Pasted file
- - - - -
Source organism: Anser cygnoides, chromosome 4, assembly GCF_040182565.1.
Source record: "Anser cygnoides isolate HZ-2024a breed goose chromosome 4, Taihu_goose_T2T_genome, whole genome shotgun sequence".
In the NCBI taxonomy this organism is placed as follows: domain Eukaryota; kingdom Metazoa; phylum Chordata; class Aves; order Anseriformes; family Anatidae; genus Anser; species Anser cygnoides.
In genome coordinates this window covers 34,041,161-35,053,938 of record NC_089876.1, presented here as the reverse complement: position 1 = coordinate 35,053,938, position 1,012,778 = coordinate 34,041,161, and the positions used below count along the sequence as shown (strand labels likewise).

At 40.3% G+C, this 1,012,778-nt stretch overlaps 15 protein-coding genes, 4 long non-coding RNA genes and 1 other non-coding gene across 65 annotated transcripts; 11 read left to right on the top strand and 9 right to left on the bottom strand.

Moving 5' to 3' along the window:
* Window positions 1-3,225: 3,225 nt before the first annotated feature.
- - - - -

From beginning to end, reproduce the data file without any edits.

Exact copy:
Source organism: Anser cygnoides, chromosome 4, assembly GCF_040182565.1.
Source record: "Anser cygnoides isolate HZ-2024a breed goose chromosome 4, Taihu_goose_T2T_genome, whole genome shotgun sequence".
In the NCBI taxonomy this organism is placed as follows: domain Eukaryota; kingdom Metazoa; phylum Chordata; class Aves; order Anseriformes; family Anatidae; genus Anser; species Anser cygnoides.
In genome coordinates this window covers 34,041,161-35,053,938 of record NC_089876.1, presented here as the reverse complement: position 1 = coordinate 35,053,938, position 1,012,778 = coordinate 34,041,161, and the positions used below count along the sequence as shown (strand labels likewise).

At 40.3% G+C, this 1,012,778-nt stretch overlaps 15 protein-coding genes, 4 long non-coding RNA genes and 1 other non-coding gene across 65 annotated transcripts; 11 read left to right on the top strand and 9 right to left on the bottom strand.

Moving 5' to 3' along the window:
* Window positions 1-3,225: 3,225 nt before the first annotated feature.